Posted by on in Family Law

The Ministry of Justice has published statistics on activity in the county, family, magistrates’ and Crown courts of England and Wales. The figures give a summary overview of the volume of cases dealt with by these courts over time, with statistics also broken down for the main types of case involved.

Family cases deal with issues such as parental disputes, child protection cases, divorce and separation, and cases of domestic violence. Volumes of many types of family cases have shown a fairly steady trend in recent years.

Key statistics include:

  • There were 30,400 decrees absolute granted for the dissolution of marriage in the third quarter of 2011; a decrease of 1% compared to the third quarter of 2010.
  • There were 5,500 domestic violence orders made in the third quarter of 2011; a drop of 14% on the 6,500 in the same period in the previous year. Domestic violence applications decreased 15% to 5,500 in the third quarter of 2011, compared with the corresponding quarter in 2010.
  • On matters affecting children, there were 7,700 children involved in public law applications made in the third quarter of 2011, a 28% increase on the same period for 2010.
  • There were 30,200 children involved in private law applications made in the third quarter of 2011; a 5% decrease on the third quarter of 2010. The trend in the number of children involved in private law applications has been downward since late 2009.

 

Resolution, the association of family lawyers, has issued a warning over the consequences of the Legal Aid, Sentencing and Punishment of Offenders (LASPO) Bill. 

A survey of members undertaken by Resolution found that, according to the vast majority (87%), LASPO would mean that less than 25% of people they currently help would still qualify for legal aid.

The social implications would be considerable: the survey also found that 57% believe a parent risks losing contact with their child in at least half of their cases. Based on the surveyed lawyers alone, this represents well over 4,000 children.

LASPO would also withdraw legal aid from many parents trying to get back children who have been abducted within the UK, even though 91% of those surveyed believe there is a risk of abduction in at least some of their cases.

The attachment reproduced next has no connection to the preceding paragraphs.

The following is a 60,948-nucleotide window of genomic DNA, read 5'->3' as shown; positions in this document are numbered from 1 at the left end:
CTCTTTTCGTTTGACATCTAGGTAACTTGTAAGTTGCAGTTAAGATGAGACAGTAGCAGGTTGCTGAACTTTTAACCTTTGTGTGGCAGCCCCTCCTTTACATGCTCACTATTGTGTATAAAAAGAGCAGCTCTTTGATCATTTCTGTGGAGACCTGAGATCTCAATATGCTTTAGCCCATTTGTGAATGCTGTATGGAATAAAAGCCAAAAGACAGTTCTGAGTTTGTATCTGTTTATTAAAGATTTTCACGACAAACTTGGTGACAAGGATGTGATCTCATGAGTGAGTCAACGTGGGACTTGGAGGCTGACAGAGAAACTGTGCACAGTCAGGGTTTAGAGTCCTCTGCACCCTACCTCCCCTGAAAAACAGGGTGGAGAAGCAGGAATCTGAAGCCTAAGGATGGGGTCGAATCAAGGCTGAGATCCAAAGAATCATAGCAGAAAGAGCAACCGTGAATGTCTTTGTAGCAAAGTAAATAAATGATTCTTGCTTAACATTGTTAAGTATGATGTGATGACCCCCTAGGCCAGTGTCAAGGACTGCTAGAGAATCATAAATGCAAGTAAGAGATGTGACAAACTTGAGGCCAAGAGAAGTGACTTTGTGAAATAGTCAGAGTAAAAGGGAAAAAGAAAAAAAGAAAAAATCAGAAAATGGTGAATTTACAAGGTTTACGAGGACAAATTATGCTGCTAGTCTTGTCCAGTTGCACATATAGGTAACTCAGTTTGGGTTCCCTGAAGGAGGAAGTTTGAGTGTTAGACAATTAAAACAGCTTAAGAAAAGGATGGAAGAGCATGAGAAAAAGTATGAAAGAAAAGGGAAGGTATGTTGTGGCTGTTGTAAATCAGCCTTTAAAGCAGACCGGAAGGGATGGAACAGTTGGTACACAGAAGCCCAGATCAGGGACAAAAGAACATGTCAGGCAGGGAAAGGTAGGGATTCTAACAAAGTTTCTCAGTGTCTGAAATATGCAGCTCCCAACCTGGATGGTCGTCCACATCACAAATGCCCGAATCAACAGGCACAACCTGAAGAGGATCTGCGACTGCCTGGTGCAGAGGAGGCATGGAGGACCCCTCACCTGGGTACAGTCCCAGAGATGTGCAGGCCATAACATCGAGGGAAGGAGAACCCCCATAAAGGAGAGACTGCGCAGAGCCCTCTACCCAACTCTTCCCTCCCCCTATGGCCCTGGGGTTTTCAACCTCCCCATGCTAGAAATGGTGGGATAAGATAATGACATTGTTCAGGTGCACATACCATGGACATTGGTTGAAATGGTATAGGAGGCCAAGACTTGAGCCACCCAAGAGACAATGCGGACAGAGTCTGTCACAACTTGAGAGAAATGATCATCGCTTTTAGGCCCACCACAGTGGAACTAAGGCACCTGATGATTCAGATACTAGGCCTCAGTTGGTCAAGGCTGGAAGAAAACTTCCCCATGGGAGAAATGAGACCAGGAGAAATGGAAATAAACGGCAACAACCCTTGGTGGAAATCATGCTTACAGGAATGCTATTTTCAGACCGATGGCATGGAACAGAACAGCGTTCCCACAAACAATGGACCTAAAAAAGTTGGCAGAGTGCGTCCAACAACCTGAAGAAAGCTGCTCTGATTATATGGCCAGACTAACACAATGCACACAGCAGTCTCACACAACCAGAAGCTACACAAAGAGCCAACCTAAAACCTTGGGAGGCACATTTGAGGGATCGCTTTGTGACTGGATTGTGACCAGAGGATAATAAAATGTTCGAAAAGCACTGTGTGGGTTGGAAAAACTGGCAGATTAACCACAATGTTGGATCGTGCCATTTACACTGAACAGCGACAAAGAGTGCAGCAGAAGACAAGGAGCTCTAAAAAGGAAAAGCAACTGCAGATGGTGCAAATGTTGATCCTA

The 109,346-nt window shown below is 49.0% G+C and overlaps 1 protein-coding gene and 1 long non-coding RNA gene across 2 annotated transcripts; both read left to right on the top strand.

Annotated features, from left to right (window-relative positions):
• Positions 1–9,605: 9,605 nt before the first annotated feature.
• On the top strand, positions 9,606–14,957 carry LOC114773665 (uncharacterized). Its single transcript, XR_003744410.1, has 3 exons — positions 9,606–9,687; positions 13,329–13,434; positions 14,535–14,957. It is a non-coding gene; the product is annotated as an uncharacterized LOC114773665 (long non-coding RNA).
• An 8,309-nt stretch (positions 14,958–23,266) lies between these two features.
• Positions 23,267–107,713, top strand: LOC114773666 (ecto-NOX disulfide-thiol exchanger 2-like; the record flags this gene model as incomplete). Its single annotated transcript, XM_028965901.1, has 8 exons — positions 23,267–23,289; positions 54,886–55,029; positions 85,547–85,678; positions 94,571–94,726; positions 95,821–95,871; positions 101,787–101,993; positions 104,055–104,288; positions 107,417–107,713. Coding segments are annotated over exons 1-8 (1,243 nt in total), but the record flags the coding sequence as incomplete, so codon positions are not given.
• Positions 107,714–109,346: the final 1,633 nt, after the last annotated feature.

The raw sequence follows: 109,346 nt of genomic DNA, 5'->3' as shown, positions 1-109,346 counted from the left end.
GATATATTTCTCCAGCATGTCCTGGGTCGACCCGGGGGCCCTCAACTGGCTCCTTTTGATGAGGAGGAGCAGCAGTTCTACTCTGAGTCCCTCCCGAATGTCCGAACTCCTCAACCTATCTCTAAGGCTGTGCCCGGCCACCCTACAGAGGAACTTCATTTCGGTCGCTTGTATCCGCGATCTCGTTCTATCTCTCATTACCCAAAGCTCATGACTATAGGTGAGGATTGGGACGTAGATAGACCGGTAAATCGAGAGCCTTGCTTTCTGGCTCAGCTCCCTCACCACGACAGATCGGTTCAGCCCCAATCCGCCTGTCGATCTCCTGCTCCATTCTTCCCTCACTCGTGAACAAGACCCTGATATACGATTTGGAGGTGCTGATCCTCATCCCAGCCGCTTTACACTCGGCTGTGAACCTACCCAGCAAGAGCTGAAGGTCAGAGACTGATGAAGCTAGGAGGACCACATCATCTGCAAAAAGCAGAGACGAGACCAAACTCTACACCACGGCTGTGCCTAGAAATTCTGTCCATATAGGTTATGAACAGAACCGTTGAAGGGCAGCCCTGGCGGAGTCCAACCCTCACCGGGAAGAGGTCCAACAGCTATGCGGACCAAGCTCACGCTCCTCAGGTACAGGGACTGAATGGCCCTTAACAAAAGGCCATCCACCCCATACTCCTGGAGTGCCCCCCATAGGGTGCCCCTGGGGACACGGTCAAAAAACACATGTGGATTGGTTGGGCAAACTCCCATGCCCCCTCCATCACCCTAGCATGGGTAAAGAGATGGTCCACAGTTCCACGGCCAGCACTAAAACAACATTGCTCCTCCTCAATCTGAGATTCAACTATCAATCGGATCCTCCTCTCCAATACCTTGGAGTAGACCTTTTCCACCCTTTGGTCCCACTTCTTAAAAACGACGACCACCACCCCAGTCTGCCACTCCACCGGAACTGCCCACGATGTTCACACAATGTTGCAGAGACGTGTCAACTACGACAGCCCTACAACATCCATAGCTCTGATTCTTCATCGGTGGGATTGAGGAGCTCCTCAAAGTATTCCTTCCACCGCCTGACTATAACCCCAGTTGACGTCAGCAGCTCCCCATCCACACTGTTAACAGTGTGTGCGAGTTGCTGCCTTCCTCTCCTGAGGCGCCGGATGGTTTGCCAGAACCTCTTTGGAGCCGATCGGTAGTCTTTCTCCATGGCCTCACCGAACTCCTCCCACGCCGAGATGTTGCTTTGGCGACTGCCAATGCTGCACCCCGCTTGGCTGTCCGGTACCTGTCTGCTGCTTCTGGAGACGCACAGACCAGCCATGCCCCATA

“It is clear that the Government’s proposed legal aid cuts could bring devastating consequences. Many of those currently eligible for legal aid would seriously struggle to obtain the legal advice and support that could ensure that they continue to see their children after a difficult separation”, said David Allison, Chair of Resolution.

“The changes also risk increasing the nation’s benefits bill. Many of our members say that the majority of their clients would not know what financial settlement they are entitled to, which could see them left dependent on the welfare state and benefits.

“Resolution is committed to the constructive resolution of issues arising from separation, through options such as mediation, and the organisation welcomes the Government’s desire to see fewer family cases going through the court system. However, there needs to be support for those for whom mediation is inappropriate, which, according to the survey, could be in as many as 40% of cases.

“We are concerned that, by focusing so heavily on mediation, the Government will punish those for whom it simply won’t work through no fault of their own – for example, if they have an abusive or uncooperative partner.”

 

Posted by on in Family Law

The Law Society has welcomed the delay in implementation of new rules governing civil and family legal aid, announced by the Ministry of Justice. The announcement was made in a written statement to Parliament and moves the implementation date from the originally proposed October 2012 to April 2013. 

A new report from Citizens Advice has warned that planned legal aid cuts will mean that most people who need free legal advice on separation, divorce, child support and family breakdown will no longer be able to get it.